I recently wrote about my ongoing process of clearing clutter in my home and the messages that were appearing to help me work on it. The second article to appear in my consciousness was about clearning mental clutter, called Getting Rid of Your Mental Lint (by Leigh Newman on oprah.com).
Very timely indeed. I often feel distracted and unsettled when I am working, so I needed some guidance on this one. Although there are lots of great hints and ideas in the article, two things really caught my eye 1) To do lists and 2) Multitasking
To do lists and items on the list
I have to admit, I am one for making lists – on paper and stickies, on the fridge pad, in Evernote, in my work diary and in my bullet journal. They are everywhere and some items just never seem to go away. Laura Stack is quoted in the article saying that a single, giant to-do list paralyses people. I agree with that feeling! Instead, she suggests that we make a separate, shorter list everyday, which she calls “the hit list” – these are the two or three things that absolutely have to be completed to make it feel as if it were a productive day. Ok, good advice. Time to shorten the never-ending list! (By the way, there are also suggestions for what to do with those other items!)
However, David Allen (a productivity coach for executives) suggests that it isn’t enough to simply write a vague idea on this list as it will keep coming back to haunt you if you don’t make a decision about the idea and add some action steps to the list. He uses the example of “Mom’s birthday”, but asks what about it? Are you going to give her a birthday party? Are you going to send her flowers? The action is important to stop the mind constantly thinking about the idea. Allen says “Your mind is for having ideas, not for holding them,” Once your idea—and the specific action it requires—is in a safe place like a list, you can think about other, more important or immediate concerns.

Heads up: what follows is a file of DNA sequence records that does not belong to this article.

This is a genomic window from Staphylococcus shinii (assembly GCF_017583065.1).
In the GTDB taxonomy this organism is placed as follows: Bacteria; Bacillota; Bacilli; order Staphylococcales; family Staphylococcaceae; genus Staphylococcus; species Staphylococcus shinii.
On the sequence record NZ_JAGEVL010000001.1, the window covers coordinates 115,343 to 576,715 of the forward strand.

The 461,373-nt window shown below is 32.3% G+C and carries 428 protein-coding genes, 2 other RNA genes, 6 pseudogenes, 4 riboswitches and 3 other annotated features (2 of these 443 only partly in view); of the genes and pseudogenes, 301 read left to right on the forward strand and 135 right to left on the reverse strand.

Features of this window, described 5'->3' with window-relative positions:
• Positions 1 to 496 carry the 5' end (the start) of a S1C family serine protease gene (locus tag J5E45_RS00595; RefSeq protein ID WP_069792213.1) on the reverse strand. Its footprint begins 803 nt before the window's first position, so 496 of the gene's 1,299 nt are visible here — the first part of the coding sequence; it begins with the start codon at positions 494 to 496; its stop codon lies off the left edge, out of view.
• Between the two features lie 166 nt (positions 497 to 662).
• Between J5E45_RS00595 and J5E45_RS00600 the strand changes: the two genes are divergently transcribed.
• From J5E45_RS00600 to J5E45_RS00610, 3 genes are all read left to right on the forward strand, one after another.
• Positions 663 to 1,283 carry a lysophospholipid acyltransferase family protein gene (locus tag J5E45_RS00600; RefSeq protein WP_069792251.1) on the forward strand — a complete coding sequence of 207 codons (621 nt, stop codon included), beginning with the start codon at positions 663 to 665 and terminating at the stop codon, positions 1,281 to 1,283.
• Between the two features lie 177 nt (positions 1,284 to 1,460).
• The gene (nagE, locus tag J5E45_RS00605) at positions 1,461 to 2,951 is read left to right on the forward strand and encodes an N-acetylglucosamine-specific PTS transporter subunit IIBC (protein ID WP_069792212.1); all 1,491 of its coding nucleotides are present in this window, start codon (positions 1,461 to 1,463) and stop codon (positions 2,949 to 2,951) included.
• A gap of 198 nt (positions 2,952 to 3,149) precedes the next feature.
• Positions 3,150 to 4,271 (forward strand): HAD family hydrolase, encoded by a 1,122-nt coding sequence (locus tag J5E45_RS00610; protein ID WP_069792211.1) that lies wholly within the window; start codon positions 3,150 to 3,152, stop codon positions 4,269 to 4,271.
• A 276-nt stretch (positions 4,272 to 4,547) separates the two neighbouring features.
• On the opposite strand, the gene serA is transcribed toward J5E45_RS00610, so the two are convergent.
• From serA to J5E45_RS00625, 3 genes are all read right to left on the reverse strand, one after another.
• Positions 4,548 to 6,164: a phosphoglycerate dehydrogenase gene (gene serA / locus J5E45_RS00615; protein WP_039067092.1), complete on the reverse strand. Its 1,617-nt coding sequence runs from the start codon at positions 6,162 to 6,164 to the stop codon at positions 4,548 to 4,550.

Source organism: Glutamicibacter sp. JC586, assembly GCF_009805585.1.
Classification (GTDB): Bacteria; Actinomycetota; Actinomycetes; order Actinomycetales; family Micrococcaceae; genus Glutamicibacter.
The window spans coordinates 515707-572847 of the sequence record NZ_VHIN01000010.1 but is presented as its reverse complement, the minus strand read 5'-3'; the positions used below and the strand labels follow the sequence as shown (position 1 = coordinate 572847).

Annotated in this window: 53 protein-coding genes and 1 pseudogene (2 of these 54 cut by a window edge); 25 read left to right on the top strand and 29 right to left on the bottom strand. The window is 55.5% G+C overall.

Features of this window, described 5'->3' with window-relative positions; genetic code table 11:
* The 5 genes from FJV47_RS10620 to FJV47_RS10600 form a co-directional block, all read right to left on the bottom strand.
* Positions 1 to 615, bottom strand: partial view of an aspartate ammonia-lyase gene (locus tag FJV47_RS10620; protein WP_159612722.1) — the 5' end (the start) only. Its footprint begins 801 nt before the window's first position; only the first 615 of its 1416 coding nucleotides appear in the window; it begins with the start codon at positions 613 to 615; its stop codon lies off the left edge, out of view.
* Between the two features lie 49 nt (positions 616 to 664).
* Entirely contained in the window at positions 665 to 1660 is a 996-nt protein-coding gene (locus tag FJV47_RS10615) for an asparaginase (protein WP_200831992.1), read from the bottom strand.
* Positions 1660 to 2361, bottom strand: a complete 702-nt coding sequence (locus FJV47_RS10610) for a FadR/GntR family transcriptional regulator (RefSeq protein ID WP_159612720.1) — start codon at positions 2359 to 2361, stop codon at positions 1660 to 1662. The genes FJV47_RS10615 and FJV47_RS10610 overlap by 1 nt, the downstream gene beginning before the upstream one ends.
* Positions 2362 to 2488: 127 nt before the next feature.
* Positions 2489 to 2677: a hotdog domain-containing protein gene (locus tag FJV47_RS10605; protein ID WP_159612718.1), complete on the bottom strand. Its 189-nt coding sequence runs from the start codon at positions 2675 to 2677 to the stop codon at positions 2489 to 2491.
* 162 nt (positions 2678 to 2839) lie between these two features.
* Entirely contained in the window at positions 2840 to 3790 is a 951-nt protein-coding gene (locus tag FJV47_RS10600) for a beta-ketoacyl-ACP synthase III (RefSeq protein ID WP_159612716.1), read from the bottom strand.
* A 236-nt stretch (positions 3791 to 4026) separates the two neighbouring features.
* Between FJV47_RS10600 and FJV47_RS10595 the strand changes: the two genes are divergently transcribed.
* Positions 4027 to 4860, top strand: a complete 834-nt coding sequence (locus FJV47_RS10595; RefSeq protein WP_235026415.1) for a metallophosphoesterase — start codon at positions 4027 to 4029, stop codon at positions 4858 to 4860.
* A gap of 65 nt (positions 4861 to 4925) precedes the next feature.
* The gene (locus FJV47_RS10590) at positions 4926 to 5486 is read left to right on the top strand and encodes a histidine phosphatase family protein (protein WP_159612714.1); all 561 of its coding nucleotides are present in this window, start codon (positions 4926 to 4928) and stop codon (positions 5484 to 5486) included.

This made a lot of sense when I read it. It reminded me of my work with mathematics learning, where people talk of working memory, which is the ability to maintain and manipulate information over a brief period of time. In 2010 John Pegg explained that initial processing of information happens in working memory, which is of limited capacity. Working memory is used to organise, contrast, compare, or work on information. Long-term memory is where permanent knowledge is stored for long periods of time and we access and work on this stored knowledge through our working memory. So, we must work on our ability to store information/knowledge in long-term memory and learn to recall that information we need from long term memory when we need to deal with it.
Back to Allen’s idea. Once the idea has been written down along with the specific actions, it will move out of working memory. This is then freed up to deal with other things, as Allen points out.
I find it puzzling that I did not make this connection between something I know in my work life to my personal life. It often takes someones else’s view to make you see connections. That’s what learning is all about though.
The second thing that caught my eye in the article about mental clutter, was the bit about multitasking. I am guilty of this in so many ways. I sometimes work on more than one thing at a time at work and in my personal life, rather than giving one thing my full attention. I constantly check my phone for notifications and messages, whilst I am trying to do another task. I find this distracting beyond belief.
This article says that this multitasking can be “mentally depleting”. Fatigue comes from constantly switching from one activity to another to another without focusing on one task at a time until it is finished. That sounds about right.
So what to do about it? The article suggests that to avoid getting distracted by devices that are engineered specifically to take us away from what we’re doing, we need to set everything to silent. This includes ourselves, every once in a while.
Easier said than done I think. But something to try out in the next few days. What are your thoughts?
All photographs and text are my own apart from where I have referenced others. In this case, links have been provided to their words.
Disclaimer: I have no relationship with Oprah.com or any of the people mentioned in the Oprah article.